Seismic evaluation and rehabilitation of low-rise reinforced masonry buildings with flexible diaphragms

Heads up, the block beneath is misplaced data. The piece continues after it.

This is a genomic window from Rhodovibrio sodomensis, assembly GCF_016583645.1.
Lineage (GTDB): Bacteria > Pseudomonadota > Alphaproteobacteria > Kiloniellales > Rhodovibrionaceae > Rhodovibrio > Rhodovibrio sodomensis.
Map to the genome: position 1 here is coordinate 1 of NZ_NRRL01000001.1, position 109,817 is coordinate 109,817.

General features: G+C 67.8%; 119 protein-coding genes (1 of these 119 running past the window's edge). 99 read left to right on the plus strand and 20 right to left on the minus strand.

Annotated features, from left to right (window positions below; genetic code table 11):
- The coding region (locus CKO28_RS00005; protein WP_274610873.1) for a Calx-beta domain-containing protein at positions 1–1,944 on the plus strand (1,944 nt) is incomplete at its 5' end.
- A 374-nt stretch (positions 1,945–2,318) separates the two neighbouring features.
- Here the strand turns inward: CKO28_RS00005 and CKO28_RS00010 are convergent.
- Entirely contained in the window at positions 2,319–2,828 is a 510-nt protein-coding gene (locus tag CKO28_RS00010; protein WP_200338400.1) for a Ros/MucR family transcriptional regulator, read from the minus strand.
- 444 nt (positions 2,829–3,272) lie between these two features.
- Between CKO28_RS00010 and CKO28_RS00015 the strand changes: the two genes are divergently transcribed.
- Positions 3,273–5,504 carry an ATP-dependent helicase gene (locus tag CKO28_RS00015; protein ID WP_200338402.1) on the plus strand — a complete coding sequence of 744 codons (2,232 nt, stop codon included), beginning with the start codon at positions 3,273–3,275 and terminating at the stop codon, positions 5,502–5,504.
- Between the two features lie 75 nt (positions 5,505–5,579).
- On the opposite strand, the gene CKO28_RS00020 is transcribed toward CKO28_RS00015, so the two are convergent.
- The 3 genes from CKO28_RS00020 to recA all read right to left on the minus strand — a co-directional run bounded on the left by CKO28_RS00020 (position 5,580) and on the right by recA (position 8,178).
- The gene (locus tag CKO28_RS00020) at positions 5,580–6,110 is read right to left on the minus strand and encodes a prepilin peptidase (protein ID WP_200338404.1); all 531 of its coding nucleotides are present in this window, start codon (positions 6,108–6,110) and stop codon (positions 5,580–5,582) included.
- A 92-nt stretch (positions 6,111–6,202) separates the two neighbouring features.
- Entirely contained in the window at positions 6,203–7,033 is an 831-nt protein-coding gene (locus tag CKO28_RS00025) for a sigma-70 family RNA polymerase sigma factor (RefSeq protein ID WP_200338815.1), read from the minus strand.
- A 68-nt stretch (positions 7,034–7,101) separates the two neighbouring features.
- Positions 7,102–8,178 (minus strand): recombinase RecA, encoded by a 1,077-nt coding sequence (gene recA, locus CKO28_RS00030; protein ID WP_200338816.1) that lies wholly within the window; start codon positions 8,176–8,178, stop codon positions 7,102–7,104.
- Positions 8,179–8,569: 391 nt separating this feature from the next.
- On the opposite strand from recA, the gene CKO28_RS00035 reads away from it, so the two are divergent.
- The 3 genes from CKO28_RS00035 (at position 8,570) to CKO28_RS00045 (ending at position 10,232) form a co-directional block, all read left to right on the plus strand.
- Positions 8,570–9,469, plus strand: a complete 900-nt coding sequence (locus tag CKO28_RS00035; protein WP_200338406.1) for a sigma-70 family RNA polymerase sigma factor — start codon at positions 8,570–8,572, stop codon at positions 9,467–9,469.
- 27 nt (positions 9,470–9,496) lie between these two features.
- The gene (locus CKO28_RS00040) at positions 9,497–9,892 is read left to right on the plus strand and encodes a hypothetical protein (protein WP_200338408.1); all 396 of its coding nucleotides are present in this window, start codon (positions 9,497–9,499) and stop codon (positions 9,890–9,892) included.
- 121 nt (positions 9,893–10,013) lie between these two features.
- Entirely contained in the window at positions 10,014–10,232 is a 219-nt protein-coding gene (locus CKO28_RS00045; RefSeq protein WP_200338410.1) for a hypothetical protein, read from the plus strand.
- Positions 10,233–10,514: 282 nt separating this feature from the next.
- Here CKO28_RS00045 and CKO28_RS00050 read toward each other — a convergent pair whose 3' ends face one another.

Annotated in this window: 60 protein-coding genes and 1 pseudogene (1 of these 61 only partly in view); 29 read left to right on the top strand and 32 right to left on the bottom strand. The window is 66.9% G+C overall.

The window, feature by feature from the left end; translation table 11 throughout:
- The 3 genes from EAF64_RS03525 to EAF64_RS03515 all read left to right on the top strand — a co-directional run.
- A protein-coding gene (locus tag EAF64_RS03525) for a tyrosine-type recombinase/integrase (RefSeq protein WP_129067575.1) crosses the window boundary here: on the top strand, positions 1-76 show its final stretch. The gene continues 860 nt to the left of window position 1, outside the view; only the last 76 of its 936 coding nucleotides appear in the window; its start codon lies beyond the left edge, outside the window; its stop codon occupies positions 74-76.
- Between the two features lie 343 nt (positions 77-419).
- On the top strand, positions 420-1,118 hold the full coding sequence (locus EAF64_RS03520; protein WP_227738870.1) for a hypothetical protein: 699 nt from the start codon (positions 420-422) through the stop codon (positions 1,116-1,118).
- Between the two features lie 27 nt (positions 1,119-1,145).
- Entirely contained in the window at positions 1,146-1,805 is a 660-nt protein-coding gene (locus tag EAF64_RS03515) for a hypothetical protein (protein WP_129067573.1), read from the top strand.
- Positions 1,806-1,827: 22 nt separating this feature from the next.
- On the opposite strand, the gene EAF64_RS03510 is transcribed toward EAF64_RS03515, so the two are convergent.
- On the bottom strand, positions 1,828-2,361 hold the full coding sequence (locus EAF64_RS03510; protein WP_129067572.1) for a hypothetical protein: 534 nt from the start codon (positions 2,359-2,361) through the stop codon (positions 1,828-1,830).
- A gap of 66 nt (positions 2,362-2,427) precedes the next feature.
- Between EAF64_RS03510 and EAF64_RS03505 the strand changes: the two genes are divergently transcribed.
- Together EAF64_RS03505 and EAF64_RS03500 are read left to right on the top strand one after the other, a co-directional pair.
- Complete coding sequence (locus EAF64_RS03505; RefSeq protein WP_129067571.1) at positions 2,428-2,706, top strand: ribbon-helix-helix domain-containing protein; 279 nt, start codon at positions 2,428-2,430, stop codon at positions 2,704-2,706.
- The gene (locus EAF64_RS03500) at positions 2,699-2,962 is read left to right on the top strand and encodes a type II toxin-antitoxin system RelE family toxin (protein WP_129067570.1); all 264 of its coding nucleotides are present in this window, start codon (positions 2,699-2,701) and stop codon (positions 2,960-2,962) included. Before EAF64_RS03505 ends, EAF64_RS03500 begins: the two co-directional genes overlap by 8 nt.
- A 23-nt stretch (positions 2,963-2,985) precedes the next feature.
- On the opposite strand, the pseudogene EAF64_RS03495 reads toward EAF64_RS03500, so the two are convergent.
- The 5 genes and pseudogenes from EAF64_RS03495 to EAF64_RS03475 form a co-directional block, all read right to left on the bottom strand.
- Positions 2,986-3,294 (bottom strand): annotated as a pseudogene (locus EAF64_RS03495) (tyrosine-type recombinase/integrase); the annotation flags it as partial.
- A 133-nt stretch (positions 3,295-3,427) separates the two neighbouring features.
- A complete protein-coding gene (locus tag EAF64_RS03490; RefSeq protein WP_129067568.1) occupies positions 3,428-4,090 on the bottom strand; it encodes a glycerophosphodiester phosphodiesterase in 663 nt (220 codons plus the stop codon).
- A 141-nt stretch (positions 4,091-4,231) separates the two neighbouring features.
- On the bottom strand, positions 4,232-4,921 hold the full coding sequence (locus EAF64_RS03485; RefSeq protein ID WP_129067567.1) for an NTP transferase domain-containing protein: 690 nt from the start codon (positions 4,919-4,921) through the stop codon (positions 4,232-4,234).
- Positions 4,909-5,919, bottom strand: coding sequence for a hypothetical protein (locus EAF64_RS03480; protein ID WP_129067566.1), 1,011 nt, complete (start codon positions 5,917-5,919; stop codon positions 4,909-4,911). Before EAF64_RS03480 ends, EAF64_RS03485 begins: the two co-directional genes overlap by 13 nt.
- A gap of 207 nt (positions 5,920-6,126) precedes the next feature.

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In response to Executive Order 12941 (1994), the United States government initiated a coordinated effort to assess and mitigate the seismic hazards of its existing owned and leased facilities. This study was contracted to enhance that effort for low-rise reinforced masonry buildings with flexible diaphragms. The study involved the development of systematic methodologies for the seismic evaluation and rehabilitation of such buildings. First, the seismic behavior of these types of buildings was characterized. Two, half-scale low-rise reinforced masonry buildings with flexible diaphragms were tested on the US Army Tri-axial Earthquake and Shock Simulator at the US Army Engineer Research and Development Center, Construction Engineering Research Laboratory. This testing provided experimental data for analytical modeling, and provided specific technical substantiation for the generally accepted premise that diaphragm flexibility can significantly affect the seismic response of low-rise buildings. Following that testing, diaphragms and attached masonry chords were removed from the shaking-table specimens and subjected to reversed cyclic quasi-static displacements. Observations and conclusions from physical testing were used to develop and validate a simple tool for the analysis of these buildings. The tool was developed in the general case and then analytically bounded for the particular case of low-rise reinforced masonry buildings with flexible diaphragms. It was validated in the linear elastic and nonlinear ranges using data from shaking-table testing, finite-element modeling, and lumped-parameter modeling. Data from previous flexible-diaphragm tests, performed by others, were reevaluated in the context of performance-based engineering and synthesized with the analysis tool into a coherent evaluation methodology intended to supplement the existing methodologies of Federal Emergency Management Agency (FEMA) Documents 310 and 356. To assess the efficacy of the proposed methodology, four existing buildings were selected from the Ft. Lewis, Washington inventory and evaluated for seismic deficiencies. The buildings were evaluated using procedures of FEMA 310, US Army TI 809-05, and the proposed methodology. Results conclusively demonstrated that the FEMA 310 methodology does not sufficiently characterize the seismic performance of flexible diaphragm systems, and the proposed methodology is simple, effective, and useful. Recommendations are placed in the context of evolutionary updating of the FEMA methodologies, as applied to specific subsets of the national building inventory.